The Pennsylvania Supreme Court said in its ruling: “Ballots mailed by voters via the United States Postal Service and postmarked by 8:00 p.m. on Election Day, November 3, 2020, shall be counted if they are otherwise valid and received by the county boards of election on or before 5:00 p.m. on November 6, 2020; ballots received within this period that lack a postmark or other proof of mailing, or for which the postmark or other proof of mailing is illegible, will be presumed to have been mailed by Election Day unless a preponderance of the evidence demonstrates that it was mailed after Election Day.”
With a handful of states left to call, see which paths to 270 remain
There are fewer than 10 states left to call. These states, and the electoral college votes they represent, will determine the next president. You can plot a path to the White House for the candidates with our Road to 270 map, note that you cannot change the states in which NBC News has projected a winner.
Pa. Gov. Wolf blasts GOP for calling on state's secretary of state to resign over ballot counting
Pennsylvania Gov. Tom Wolf blasted GOP leaders in his state for calling on Secretary of State Kathy Boockvar to resign Tuesday because of how the state has handled the counting of ballots.
"This is a partisan attack on Pennsylvania's elections and our votes. Our election officials are working diligently to make sure every vote is counted and everyone's voice is heard. Attacks like this are an attempt to undermine confidence in the results of the election, and we should all denounce them for the undemocratic actions they are," Wolf said in a statement.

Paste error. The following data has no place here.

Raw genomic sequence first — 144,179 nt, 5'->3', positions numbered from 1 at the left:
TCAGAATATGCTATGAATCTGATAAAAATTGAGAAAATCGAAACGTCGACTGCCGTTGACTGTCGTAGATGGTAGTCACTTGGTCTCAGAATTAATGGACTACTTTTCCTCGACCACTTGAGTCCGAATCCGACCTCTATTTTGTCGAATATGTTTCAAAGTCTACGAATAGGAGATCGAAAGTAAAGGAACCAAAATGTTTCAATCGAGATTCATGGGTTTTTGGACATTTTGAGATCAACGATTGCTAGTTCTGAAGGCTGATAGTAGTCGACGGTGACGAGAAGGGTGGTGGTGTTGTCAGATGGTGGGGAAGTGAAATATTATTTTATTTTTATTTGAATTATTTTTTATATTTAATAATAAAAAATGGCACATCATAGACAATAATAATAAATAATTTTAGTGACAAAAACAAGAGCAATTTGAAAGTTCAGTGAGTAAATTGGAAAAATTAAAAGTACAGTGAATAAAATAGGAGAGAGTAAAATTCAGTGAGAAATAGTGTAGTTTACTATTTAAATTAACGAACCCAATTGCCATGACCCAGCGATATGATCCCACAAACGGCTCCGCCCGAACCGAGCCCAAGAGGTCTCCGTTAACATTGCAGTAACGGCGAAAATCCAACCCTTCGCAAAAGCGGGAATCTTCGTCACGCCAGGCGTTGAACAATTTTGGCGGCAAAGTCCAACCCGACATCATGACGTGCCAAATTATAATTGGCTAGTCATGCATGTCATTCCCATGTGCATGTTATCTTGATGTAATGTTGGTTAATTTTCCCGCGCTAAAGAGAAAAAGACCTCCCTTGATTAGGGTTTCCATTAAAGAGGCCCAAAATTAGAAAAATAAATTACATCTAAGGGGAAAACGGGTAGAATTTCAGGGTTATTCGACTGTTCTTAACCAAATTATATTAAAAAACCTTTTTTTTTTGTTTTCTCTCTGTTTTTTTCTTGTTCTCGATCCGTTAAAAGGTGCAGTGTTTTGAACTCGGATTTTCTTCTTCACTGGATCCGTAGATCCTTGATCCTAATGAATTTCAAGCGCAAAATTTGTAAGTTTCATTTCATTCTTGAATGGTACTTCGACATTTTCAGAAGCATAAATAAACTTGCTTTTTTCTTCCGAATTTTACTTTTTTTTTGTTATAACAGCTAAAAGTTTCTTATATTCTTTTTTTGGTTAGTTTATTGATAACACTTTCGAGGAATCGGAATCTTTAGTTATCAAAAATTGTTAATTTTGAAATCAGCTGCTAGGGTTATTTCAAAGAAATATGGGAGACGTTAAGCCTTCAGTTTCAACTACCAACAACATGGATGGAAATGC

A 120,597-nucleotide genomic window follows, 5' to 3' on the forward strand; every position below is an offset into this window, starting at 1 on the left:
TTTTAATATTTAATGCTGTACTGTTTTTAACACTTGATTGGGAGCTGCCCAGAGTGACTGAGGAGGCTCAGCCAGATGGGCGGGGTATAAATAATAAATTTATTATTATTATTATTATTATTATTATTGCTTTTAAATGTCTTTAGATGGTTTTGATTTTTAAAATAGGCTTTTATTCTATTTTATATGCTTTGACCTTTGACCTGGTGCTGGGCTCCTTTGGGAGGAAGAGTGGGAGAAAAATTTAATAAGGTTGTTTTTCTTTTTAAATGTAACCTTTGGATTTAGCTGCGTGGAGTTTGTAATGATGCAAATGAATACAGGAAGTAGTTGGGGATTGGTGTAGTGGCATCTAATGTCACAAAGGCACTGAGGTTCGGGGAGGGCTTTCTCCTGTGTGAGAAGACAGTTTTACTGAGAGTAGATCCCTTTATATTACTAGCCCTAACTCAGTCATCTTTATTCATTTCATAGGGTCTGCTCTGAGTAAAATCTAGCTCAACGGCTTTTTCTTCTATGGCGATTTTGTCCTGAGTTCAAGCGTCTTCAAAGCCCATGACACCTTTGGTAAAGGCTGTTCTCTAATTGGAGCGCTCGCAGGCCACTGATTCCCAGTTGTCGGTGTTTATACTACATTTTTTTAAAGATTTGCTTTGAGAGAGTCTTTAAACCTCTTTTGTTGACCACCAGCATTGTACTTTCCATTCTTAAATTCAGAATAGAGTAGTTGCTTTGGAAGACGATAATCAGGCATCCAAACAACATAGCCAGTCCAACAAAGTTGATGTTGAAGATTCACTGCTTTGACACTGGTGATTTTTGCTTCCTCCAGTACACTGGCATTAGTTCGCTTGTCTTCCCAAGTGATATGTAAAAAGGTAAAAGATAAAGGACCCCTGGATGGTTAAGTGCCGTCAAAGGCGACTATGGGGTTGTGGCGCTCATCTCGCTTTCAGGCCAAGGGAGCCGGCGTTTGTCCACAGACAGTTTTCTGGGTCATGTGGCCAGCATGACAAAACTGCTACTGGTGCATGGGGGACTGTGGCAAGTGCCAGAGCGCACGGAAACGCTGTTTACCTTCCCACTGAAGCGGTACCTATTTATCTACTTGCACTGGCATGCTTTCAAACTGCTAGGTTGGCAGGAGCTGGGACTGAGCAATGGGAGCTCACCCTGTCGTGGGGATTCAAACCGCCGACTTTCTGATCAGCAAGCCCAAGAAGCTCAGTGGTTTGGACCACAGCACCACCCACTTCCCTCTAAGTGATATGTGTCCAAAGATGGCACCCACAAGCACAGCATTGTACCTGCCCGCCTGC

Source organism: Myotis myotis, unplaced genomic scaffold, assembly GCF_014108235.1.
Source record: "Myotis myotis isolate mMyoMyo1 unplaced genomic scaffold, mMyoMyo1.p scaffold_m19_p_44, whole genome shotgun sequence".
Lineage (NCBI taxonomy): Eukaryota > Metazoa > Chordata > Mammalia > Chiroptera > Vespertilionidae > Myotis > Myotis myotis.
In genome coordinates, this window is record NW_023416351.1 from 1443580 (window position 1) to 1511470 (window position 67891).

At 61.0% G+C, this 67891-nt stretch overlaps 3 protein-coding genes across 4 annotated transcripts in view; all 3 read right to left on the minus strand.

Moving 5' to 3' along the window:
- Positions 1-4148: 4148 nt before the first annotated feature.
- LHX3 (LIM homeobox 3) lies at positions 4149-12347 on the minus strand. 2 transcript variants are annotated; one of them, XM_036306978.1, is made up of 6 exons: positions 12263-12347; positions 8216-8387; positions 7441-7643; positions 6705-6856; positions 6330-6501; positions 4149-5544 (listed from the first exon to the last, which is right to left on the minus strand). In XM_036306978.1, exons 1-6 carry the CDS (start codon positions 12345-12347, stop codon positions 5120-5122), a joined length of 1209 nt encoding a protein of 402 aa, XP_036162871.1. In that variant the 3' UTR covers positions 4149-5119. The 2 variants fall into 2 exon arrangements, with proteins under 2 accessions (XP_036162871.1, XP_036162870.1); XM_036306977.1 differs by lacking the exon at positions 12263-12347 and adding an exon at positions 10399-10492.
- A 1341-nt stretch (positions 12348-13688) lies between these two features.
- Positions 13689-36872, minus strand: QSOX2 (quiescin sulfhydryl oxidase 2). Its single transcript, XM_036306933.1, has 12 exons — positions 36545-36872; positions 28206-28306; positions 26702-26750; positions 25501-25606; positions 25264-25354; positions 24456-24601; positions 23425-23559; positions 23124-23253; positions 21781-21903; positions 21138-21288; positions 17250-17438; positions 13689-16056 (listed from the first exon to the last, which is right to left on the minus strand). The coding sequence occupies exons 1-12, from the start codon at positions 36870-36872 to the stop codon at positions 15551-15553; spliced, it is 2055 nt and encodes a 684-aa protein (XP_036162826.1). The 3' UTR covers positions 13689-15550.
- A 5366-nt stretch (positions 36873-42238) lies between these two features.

He added that he supports Boockvar and all local election officials "who are working hard to deliver timely, accurate results and ensure that everyone's vote is counted and protected."
Boockvar said Tuesday night that she had no intent to resign and said that the Republican leaders "should be the ones to resign for not having allowed Pennsylvania to start pre canvassing ballots early as 46 other states across the country have done. We would be getting results a lot sooner if they had.”
The race is still too early to call, according to NBC News.
Nevada done counting until Thursday morning
As America counts its votes, world hedges its bets
LONDON — Millions around the world had their eyes glued to the election drama playing out in America on Wednesday, with allies stressing that no matter the winner, their relationships with the United States remained strong.
The election made headlines throughout Europe, the Middle East and Asia.
British Foreign Minister Dominic Raab struck a diplomatic tone, telling Sky News that the United KIngdom's relationship with the U.S. was in "great shape and we're confident that it will go from strength to strength whichever candidate wins the election."
In Germany, where President Trump is deeply unpopular, German lawmaker and the leader of Angela Merkel’s conservative CDU party Annegret Kramp-Karrenbauer said on German broadcaster ZDF that the German-American friendship had been "put to a tough test" in the past four years.
The election has also drawn significant interest in Japan. A former ambassador to the U.S. told NBC News that Tokyo’s close relationship with Washington wasn't dependent on its leader.
"If Mr. Biden comes in or Mr. Trump is re-elected, we're ready to dance with the new president," Ambassador Ichiro Fujisaki said.